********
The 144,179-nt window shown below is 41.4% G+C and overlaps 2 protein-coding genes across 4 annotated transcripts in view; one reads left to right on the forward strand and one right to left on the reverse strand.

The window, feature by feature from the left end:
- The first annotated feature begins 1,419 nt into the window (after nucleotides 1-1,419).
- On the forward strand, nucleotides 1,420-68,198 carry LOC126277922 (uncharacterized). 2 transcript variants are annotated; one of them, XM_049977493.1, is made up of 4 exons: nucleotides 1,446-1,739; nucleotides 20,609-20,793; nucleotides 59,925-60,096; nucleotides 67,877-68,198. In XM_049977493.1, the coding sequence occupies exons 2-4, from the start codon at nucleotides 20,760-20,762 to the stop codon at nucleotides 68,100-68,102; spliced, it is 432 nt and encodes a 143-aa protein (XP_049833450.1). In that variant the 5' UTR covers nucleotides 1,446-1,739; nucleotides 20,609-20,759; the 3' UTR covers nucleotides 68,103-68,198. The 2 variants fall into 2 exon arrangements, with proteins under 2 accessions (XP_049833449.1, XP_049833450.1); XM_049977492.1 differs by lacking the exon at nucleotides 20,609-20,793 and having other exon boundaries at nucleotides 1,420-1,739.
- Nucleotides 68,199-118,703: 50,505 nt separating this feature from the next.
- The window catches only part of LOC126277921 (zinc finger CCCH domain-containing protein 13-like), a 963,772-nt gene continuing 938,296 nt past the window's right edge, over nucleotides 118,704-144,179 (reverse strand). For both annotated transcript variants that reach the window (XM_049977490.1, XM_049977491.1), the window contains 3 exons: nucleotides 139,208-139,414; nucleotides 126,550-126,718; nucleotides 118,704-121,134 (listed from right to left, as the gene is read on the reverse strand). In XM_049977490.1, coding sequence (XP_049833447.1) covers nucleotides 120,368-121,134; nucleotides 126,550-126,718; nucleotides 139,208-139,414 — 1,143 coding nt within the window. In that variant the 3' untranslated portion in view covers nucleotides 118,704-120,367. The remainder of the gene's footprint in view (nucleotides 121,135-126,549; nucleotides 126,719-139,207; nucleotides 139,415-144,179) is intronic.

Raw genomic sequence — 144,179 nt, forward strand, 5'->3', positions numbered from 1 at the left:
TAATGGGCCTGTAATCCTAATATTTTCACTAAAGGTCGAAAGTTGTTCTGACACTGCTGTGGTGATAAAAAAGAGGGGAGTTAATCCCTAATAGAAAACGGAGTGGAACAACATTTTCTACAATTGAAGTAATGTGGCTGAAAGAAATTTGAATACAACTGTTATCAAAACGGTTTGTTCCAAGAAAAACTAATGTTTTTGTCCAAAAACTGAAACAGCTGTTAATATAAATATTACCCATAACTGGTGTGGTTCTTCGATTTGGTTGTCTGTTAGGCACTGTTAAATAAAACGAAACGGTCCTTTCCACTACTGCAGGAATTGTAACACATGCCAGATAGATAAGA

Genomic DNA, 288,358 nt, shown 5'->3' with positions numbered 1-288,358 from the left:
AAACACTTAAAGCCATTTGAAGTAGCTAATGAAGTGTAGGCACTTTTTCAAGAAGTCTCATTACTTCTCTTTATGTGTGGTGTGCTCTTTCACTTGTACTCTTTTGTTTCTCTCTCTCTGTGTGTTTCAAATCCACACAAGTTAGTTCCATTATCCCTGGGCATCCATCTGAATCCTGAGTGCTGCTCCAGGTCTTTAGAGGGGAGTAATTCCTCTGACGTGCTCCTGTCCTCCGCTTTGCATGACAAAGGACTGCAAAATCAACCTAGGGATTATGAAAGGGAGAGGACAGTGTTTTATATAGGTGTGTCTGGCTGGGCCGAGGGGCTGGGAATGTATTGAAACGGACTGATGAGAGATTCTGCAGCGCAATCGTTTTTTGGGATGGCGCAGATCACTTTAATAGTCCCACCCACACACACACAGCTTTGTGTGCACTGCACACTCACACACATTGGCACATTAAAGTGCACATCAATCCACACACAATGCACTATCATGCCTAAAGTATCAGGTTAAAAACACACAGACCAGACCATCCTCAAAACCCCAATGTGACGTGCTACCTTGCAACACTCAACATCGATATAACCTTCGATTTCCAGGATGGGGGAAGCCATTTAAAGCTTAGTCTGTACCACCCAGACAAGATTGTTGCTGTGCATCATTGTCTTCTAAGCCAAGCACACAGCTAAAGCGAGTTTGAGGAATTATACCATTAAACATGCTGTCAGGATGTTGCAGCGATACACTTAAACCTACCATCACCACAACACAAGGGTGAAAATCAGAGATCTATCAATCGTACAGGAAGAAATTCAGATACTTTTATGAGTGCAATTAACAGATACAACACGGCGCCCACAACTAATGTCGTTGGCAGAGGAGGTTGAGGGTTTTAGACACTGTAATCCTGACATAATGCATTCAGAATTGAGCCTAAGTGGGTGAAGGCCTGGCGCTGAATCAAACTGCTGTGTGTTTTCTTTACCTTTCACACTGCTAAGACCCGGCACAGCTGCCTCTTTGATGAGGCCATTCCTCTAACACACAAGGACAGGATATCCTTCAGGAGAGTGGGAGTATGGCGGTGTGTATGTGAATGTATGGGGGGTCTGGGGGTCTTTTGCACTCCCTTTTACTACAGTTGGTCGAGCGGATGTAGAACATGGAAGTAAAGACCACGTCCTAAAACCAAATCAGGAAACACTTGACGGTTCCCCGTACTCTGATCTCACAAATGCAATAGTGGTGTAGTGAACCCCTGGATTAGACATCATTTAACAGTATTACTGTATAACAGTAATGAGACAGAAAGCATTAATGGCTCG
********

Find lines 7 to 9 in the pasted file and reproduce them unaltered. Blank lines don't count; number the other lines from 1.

Raw genomic sequence — 144,179 nt, forward strand, 5'->3', positions numbered from 1 at the left:
TAATGGGCCTGTAATCCTAATATTTTCACTAAAGGTCGAAAGTTGTTCTGACACTGCTGTGGTGATAAAAAAGAGGGGAGTTAATCCCTAATAGAAAACGGAGTGGAACAACATTTTCTACAATTGAAGTAATGTGGCTGAAAGAAATTTGAATACAACTGTTATCAAAACGGTTTGTTCCAAGAAAAACTAATGTTTTTGTCCAAAAACTGAAACAGCTGTTAATATAAATATTACCCATAACTGGTGTGGTTCTTCGATTTGGTTGTCTGTTAGGCACTGTTAAATAAAACGAAACGGTCCTTTCCACTACTGCAGGAATTGTAACACATGCCAGATAGATAAGA

Genomic DNA, 288,358 nt, shown 5'->3' with positions numbered 1-288,358 from the left: